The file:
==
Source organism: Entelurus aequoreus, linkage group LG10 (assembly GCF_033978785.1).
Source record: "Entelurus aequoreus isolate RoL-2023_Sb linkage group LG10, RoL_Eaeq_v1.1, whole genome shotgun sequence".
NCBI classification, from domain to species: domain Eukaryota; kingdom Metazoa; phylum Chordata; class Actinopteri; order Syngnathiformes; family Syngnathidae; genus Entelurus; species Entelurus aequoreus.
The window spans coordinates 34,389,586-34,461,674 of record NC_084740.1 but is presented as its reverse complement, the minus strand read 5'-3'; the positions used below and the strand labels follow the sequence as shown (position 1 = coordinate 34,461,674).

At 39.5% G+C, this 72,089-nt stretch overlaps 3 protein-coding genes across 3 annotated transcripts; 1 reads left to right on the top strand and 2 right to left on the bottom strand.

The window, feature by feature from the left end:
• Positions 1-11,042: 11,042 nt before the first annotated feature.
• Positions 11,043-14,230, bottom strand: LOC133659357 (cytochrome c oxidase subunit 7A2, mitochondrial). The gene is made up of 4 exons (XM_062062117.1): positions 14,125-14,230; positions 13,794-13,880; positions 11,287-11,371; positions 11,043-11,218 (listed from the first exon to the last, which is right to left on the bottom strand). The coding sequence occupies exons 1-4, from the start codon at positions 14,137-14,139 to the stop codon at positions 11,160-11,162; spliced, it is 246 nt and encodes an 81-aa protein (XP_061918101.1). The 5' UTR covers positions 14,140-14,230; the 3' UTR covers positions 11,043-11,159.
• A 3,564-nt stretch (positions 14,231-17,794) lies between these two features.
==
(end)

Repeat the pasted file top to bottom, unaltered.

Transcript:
Source organism: Entelurus aequoreus, linkage group LG10 (assembly GCF_033978785.1).
Source record: "Entelurus aequoreus isolate RoL-2023_Sb linkage group LG10, RoL_Eaeq_v1.1, whole genome shotgun sequence".
NCBI classification, from domain to species: domain Eukaryota; kingdom Metazoa; phylum Chordata; class Actinopteri; order Syngnathiformes; family Syngnathidae; genus Entelurus; species Entelurus aequoreus.
The window spans coordinates 34,389,586-34,461,674 of record NC_084740.1 but is presented as its reverse complement, the minus strand read 5'-3'; the positions used below and the strand labels follow the sequence as shown (position 1 = coordinate 34,461,674).

At 39.5% G+C, this 72,089-nt stretch overlaps 3 protein-coding genes across 3 annotated transcripts; 1 reads left to right on the top strand and 2 right to left on the bottom strand.

The window, feature by feature from the left end:
• Positions 1-11,042: 11,042 nt before the first annotated feature.
• Positions 11,043-14,230, bottom strand: LOC133659357 (cytochrome c oxidase subunit 7A2, mitochondrial). The gene is made up of 4 exons (XM_062062117.1): positions 14,125-14,230; positions 13,794-13,880; positions 11,287-11,371; positions 11,043-11,218 (listed from the first exon to the last, which is right to left on the bottom strand). The coding sequence occupies exons 1-4, from the start codon at positions 14,137-14,139 to the stop codon at positions 11,160-11,162; spliced, it is 246 nt and encodes an 81-aa protein (XP_061918101.1). The 5' UTR covers positions 14,140-14,230; the 3' UTR covers positions 11,043-11,159.
• A 3,564-nt stretch (positions 14,231-17,794) lies between these two features.